The Minister for Finance has announced an extension to five agricultural tax reliefs that were expiring this year.

They are the Young Trained Farmer and Farm Consolidation Stamp Duty Reliefs, the Farm Restructuring CGT (capital gains tax) relief, and the Young Trained Farmer and Registered Farm Partnership Stock Reliefs.

"The duration of these extensions are dependent on the outcome of negotiations at a European Level on the Agricultural Block Exemption Regulation," Paschal Donohoe said in his budget speech.

"We know the challenges farming communities face as they deal with rising input costs while moving towards a sustainable future."

He also confirmed that he was making provision for a 'time-limited' scheme of accelerated capital allowances for farmers for the construction of modern slurry storage facilities.

"This will assist the sector in further adopting environmentally positive farming practices," he said.

Minister for Agriculture, Food and the Marine, Charlie McConalogue, said the 2023 Estimates provide the highest level of funding ever for the Department at €2.14 billion, a rise of €283 million.

There will also be additional monies to off-set the effects of Brexit on farmers. That will amount to €238 million and will be taken from the EU's Brexit Adjustment Reserve funding.

Some €81 million of carbon tax funding will be provided to the Department to finance the new Agri-Climate Rural Environmental Scheme known as ACRES - part of Ireland's new CAP plan that begins in January.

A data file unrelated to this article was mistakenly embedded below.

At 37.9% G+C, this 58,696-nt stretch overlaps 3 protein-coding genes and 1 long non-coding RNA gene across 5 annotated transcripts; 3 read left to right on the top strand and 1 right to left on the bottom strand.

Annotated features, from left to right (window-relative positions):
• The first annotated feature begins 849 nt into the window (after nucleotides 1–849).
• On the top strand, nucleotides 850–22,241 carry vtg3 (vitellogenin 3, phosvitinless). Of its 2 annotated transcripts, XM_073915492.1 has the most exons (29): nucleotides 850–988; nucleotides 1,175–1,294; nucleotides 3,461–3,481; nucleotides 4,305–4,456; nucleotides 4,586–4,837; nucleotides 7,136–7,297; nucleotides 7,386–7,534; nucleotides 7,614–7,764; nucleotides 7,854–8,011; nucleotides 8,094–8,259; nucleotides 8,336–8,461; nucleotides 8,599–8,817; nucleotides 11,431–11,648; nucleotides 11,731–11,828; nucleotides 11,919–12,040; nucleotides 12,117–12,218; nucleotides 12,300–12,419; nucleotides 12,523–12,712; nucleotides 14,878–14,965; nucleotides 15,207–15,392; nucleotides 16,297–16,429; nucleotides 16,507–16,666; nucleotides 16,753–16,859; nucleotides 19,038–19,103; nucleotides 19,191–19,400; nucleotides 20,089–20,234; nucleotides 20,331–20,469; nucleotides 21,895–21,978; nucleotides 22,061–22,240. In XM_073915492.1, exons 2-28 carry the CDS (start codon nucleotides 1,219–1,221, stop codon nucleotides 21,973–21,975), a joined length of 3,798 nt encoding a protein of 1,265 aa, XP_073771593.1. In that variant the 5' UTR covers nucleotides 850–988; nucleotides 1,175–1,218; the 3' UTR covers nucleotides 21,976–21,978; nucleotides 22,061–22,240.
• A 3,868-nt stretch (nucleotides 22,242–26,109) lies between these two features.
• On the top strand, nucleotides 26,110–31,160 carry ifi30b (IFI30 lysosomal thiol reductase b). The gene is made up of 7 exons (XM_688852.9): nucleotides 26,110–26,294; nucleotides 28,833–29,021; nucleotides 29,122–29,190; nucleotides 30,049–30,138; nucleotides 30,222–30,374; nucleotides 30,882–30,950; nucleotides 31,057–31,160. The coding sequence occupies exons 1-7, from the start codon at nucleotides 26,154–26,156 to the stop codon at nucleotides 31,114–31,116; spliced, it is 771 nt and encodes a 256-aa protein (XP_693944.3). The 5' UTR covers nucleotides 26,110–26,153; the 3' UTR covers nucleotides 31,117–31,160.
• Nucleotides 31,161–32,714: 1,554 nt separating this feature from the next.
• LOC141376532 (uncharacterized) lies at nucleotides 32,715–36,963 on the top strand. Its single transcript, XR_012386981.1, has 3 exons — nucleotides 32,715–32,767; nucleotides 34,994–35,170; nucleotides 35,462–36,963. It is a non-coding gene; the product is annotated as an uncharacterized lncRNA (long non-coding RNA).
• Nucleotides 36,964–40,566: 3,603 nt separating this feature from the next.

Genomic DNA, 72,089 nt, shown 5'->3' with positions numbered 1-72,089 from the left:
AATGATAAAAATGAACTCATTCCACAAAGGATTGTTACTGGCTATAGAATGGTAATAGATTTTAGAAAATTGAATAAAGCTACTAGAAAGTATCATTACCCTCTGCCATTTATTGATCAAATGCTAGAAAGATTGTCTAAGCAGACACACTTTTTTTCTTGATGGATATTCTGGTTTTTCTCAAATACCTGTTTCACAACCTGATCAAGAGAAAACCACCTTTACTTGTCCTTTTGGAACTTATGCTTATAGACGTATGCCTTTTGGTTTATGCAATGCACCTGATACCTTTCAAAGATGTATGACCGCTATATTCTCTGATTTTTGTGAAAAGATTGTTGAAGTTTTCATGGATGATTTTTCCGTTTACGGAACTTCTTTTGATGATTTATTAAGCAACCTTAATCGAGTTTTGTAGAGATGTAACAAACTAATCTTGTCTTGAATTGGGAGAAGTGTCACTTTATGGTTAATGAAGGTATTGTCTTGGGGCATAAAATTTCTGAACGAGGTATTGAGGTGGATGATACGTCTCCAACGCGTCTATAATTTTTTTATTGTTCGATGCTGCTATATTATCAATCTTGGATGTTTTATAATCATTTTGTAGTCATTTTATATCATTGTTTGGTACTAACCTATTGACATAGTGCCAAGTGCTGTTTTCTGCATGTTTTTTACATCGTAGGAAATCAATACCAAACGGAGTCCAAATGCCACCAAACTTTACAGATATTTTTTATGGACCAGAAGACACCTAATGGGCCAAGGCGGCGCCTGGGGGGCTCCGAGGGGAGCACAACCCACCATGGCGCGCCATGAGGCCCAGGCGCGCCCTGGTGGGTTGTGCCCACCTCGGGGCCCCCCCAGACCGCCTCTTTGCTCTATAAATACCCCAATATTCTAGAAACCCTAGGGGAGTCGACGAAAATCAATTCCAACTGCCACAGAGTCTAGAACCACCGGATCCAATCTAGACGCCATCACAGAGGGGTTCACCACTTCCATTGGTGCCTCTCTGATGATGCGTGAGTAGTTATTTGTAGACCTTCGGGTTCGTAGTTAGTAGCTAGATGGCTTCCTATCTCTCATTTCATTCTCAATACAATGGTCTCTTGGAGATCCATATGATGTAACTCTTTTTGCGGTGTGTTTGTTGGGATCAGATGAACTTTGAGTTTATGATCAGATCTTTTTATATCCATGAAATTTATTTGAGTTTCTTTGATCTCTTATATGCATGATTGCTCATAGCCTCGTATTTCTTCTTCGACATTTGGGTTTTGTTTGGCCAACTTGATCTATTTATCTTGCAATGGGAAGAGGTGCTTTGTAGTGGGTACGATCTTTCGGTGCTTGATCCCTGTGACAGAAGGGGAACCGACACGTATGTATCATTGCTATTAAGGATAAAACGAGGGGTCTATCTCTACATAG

This allocation includes the carbon tax allocation for farming due in 2023.

Mr McConalogue stated: "I have secured up to €500m in 2023 to support farmers in their efforts to tackle the challenges in climate, biodiversity and water quality.

"The measures include funding for 30,000 places in ACRES."

The minister also announced a new long-term lending scheme to "ensure there is an appropriate option available to SMEs, including farmers, fishers and food businesses, to access finance for strategic investment purposes".

He said the new proposed €500 million 'Growth and Sustainability Loan Scheme' (GSLS) will facilitate strategic investment by farmers, fishers and food businesses and "ensure their continued viability and sustainability into the future".

Crucially, farmers can apply for the Business Energy Support Scheme that will allow for payments toward electricity costs of up to €10,000 per month.

They will have to show their average unit price has increased by more than 50% compared to 2021 and will then be entitled to 40% of the higher bills. Farmers involved in the dairy, poultry and pig sectors consume large amounts of electricity.

Other farmer specific measures include extending the reduction in excise on marked gas oil until the end of February 2023 which includes agri-green diesel and this will save users 5.4 cent per litre.

There are also a number of tax relief for farmers that were due to expire and have now been renewed.